Jeesh, that DOD project is pretty horrifying. I’m getting a major in CompSci and I love AI theory, but that’s just plain wrong. This must be what it feels like for a scientist to one day find out that the stuff he’s been working on for years is now being used to build a bomb.

  18. Paint


    Not THAT sad. Or scary. An interesting idea though, and certainly I can see the reasoning behind it.

  19. Nate

    Although the implication is that the father is dead and the entire thing is a charade for the benefit of his child, my first thought after the story was over was: is the child also a machine?

    I had flashes of “There Will Come Soft Rains,” about robots who continue to maintain a home and serve its former occupants long after they, and indeed all humanity, is long gone from the Earth: a child facsimile that talks with a father facsimile day after day, elaborate programming and computer systems that feverishly analyze and reply to each other in a farcical mockery of the life that created them and then was extinguished.

  20. rambochu

    pretty sure that was the most depressing thing ever.

    @ Nate, though it’s been a while and you probably won’t read this. actually, i don’t know why i reply to comments. oh well.

    i loved “there will come soft rains”, but i don’t think there was a child machine. there’s no point in expounding about uncanny valley and such if the child wasn’t real.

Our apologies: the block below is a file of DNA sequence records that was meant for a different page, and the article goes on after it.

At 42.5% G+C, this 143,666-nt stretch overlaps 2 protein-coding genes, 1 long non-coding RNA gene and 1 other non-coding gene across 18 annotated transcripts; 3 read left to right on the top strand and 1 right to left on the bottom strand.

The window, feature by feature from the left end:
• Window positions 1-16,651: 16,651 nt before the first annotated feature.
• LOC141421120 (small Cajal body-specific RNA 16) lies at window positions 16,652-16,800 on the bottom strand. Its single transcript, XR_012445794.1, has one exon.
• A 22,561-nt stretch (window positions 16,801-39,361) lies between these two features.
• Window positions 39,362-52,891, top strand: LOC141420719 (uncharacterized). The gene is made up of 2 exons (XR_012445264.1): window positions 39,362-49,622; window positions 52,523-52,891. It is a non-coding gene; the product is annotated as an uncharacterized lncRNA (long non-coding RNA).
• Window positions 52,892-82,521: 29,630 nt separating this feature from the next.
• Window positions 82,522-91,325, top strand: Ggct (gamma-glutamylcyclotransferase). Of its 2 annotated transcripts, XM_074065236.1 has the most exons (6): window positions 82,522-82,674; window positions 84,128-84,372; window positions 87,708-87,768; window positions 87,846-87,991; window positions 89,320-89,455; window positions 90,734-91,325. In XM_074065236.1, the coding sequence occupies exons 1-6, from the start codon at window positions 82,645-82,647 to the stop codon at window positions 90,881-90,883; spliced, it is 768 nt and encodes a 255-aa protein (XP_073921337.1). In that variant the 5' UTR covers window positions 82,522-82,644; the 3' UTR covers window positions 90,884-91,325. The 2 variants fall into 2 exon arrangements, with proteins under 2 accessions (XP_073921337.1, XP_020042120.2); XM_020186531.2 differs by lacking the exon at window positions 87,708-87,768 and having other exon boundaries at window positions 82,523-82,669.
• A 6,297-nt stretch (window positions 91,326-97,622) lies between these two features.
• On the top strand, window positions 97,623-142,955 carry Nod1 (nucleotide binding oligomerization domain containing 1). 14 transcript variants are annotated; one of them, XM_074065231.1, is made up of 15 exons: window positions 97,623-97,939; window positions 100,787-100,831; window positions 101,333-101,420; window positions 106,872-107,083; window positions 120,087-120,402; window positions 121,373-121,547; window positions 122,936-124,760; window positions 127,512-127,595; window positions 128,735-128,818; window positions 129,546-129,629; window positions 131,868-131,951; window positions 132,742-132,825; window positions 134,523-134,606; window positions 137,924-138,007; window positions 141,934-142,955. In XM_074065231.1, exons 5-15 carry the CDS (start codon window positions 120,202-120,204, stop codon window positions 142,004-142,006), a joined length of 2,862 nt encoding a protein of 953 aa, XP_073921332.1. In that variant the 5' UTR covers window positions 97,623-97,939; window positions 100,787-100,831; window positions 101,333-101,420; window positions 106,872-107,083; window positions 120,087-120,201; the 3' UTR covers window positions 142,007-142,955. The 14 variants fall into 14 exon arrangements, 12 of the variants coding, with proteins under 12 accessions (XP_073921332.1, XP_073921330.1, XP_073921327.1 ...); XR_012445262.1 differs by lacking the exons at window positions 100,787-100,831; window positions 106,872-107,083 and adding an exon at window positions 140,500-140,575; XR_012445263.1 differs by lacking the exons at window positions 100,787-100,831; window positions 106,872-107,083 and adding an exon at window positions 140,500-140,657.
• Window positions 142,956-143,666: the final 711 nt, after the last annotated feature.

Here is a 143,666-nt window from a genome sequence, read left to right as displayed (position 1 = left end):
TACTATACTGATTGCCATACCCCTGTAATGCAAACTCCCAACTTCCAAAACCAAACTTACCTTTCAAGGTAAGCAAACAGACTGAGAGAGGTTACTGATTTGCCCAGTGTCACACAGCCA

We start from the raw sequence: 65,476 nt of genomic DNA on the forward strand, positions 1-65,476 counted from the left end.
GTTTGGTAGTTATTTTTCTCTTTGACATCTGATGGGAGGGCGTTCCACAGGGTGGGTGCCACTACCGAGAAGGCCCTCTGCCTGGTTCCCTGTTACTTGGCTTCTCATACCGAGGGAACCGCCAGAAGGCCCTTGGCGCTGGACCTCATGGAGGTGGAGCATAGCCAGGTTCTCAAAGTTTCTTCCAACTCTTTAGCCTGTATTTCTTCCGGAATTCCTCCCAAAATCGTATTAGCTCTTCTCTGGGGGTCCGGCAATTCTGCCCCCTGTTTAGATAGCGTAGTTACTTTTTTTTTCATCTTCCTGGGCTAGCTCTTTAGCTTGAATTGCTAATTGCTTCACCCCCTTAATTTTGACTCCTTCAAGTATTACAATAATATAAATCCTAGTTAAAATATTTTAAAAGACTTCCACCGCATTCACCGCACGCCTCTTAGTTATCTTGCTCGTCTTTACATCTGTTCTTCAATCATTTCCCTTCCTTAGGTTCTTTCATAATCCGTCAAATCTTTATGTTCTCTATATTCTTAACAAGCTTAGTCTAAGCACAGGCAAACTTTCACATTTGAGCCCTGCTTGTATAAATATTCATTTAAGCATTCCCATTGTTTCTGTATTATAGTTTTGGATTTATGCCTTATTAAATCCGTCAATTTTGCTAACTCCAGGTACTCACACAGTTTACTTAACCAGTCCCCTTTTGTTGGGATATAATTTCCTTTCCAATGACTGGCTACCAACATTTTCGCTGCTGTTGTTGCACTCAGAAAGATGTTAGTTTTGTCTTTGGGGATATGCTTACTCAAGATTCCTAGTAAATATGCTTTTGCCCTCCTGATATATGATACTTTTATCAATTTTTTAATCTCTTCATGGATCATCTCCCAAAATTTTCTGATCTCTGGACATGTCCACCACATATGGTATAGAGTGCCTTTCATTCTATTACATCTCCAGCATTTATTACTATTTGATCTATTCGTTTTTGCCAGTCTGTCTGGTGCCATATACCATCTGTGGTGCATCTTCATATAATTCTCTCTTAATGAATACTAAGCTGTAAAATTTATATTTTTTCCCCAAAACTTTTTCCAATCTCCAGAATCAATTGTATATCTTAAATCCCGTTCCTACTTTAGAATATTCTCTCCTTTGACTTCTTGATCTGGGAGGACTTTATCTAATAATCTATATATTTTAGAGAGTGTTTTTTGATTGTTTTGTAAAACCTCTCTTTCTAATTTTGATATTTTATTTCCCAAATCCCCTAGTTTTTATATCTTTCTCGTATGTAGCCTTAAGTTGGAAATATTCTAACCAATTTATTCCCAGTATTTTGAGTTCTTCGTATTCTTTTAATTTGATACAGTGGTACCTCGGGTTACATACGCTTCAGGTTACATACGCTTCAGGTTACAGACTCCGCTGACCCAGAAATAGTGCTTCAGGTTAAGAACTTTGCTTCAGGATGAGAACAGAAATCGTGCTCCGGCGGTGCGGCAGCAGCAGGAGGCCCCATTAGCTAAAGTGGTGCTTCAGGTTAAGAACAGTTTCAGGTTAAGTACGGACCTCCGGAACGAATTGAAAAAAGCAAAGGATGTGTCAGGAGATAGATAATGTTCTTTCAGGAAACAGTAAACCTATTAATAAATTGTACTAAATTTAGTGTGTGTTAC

i wondered more where the mother was…

  21. Goof

    That’s the point, there was also no mother present..
    The mother robot picked up on the phrase “I love you, I love you…”, the hard drive spin up noise was the ‘mother’ robot about to process this…

  22. Steve B.

    The horror doesn’t arise from not knowing whether the father is alive or dead. Nor does it arise from not knowing where the mother is.

    The horror lies in the fact that this cold collection of subroutines was, in fact, capable of accurately simulating a father’s conversation with his distant son. That’s why Kris devoted most of the piece to portraying all of the computer’s processes in sterile, technical detail.

    If his own son can’t tell them apart, is the true father really fundamentally different than the simulated father? Is the human mind also just a cold collection of subroutines, just a fancy meat-based computer?